For a one-off gag, or at least a one-story device, as Steven Moffat originally intended the War Doctor to be for the fiftieth anniversary show, this incarnation of everyone’s favourite Time Lord has a surprising amount of depth and character. In part, of course, that is thanks to the fact that he is played by a superlative actor who lives and breathes characterisation; but it is also due to the care with which Big Finish amongst others have taken the skeleton provided by Moffat and added flesh to the bones. Despite being a soldier embroiled in war, the nameless one as interpreted by BF spends most of his time eschewing violence and yearning for a time when everyone gets on with one another regardless of race, creed or the ability to get up stairs without an ominously humming base unit. But this is no criticism: Hurt’s Doctor has every right to the name he refuses, since, just like all the others, he is a flawed guardian of morality and justice.
And the overriding narrative is strengthened further through a range of other characters of depth: Pearce’s wonderfully Machiavellian Ollistra, of course; Dalek agent Lara Zannis is played adeptly by Who royalty in the shape of Neve Macintosh; Honeysuckle Weeks’s Heleyna similarly plays a character whose true trajectory is well hidden until the appropriate moment; and Timothy Speyer’s Kruger, the Stasi officer who first captures and then aids War (as the kids have it) is a joy, with a journey that goes from traditional East-European intelligence officer stereotype through proper companion material to at last a sympathetic hero with a back story that actually justifies the choices he’s made.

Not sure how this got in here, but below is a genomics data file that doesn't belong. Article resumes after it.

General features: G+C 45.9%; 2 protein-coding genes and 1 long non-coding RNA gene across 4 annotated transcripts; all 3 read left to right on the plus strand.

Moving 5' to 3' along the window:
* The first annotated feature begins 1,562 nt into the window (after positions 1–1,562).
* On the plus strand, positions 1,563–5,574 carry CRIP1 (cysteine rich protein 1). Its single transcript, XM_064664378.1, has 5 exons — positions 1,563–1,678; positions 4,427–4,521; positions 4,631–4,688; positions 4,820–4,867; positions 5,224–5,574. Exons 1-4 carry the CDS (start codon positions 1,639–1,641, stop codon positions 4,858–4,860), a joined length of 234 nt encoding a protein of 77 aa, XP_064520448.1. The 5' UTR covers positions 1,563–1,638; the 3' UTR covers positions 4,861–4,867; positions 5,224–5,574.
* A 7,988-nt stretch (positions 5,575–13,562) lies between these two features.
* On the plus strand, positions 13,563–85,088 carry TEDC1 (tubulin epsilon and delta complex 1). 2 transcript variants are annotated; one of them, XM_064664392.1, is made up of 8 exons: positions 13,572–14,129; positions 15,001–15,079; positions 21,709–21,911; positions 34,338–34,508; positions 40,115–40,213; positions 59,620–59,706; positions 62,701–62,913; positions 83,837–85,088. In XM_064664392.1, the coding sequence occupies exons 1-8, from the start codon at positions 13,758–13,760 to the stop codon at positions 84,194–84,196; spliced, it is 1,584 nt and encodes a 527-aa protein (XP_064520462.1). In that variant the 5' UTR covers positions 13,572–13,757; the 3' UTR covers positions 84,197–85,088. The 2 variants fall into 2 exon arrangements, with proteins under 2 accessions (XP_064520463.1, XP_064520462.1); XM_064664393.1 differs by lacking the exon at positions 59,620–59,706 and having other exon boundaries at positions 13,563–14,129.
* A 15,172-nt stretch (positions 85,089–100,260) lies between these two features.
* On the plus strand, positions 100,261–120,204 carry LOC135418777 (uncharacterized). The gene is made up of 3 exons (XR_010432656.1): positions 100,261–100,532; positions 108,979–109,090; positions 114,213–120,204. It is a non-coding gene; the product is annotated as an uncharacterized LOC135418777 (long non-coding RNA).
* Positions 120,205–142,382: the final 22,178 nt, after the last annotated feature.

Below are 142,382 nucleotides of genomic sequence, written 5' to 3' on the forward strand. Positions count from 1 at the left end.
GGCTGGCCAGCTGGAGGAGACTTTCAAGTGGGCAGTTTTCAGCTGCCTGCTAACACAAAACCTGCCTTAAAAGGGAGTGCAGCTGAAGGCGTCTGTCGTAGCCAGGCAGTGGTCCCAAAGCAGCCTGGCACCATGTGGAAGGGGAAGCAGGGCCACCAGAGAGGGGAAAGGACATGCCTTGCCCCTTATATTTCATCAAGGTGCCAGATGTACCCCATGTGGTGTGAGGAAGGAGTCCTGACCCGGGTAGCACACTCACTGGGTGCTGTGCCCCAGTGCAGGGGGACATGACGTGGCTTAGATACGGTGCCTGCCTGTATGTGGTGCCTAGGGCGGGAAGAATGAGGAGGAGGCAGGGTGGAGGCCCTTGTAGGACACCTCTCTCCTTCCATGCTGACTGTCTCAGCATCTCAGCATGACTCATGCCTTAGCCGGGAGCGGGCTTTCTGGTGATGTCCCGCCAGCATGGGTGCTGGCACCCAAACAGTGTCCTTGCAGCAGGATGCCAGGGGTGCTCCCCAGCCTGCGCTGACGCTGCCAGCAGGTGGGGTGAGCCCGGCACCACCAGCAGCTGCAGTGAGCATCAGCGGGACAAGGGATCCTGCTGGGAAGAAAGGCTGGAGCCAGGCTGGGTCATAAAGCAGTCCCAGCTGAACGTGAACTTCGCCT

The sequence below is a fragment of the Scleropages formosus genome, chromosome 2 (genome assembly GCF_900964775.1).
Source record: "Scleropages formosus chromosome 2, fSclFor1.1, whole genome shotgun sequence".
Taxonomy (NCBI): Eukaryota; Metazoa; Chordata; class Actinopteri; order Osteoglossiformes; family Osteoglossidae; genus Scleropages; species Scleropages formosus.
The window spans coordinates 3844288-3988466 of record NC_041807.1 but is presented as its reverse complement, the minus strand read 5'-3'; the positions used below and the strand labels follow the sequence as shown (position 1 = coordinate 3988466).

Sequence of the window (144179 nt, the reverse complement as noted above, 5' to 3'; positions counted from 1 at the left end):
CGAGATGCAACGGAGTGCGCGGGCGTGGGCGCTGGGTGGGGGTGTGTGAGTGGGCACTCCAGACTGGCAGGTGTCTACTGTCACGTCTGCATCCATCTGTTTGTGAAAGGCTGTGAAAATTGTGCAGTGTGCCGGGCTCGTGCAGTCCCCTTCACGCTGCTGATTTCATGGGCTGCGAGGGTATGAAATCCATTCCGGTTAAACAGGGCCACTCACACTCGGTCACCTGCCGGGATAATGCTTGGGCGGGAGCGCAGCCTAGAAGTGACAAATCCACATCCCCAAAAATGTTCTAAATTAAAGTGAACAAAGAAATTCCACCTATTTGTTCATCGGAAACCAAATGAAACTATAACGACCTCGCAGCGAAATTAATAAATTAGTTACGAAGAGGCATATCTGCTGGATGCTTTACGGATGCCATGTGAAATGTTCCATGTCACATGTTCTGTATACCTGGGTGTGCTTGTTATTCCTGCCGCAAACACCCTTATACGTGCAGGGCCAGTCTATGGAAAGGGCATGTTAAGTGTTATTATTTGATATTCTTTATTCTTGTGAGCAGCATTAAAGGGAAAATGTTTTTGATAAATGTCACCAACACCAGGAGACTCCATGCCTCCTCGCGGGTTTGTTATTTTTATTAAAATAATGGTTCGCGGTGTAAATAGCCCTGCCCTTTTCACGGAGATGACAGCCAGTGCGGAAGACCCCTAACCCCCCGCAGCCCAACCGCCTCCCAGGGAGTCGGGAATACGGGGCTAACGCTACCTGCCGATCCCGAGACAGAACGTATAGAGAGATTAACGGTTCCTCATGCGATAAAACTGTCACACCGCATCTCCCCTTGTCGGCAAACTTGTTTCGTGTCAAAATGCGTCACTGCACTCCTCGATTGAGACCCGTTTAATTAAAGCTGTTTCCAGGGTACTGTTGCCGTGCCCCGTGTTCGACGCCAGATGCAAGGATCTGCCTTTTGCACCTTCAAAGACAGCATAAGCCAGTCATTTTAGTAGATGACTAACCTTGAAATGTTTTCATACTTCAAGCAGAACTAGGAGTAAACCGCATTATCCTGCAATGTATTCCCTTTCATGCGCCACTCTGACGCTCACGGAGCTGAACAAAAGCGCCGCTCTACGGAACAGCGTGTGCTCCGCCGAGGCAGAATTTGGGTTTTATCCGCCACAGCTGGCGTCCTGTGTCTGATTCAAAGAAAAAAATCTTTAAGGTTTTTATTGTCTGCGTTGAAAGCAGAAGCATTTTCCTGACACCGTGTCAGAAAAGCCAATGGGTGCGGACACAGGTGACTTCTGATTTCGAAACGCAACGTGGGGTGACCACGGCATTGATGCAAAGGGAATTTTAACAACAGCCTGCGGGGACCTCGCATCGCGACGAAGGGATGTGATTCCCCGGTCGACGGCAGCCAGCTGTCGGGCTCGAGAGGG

It all sounds, as ever, great – the sound design, as professional as ever from Big Finish, creates totally believable environments; and a cast of fewer than fifteen delivers what feels like all of Berlin and most of the rest of the universe to boot. The writing is tight, taught and efficient, making for satisfying and unputdownable (now a word) listening. Overall, this is a joy and well worth adding to any BF collection.
There are those who thought the retro-fitting of the War Doctor into Who canon was a mistake that should never have been attempted. I was one of them. Well, I was wrong in 2013 when Steven Moffat did it, and I’m even more wrong now.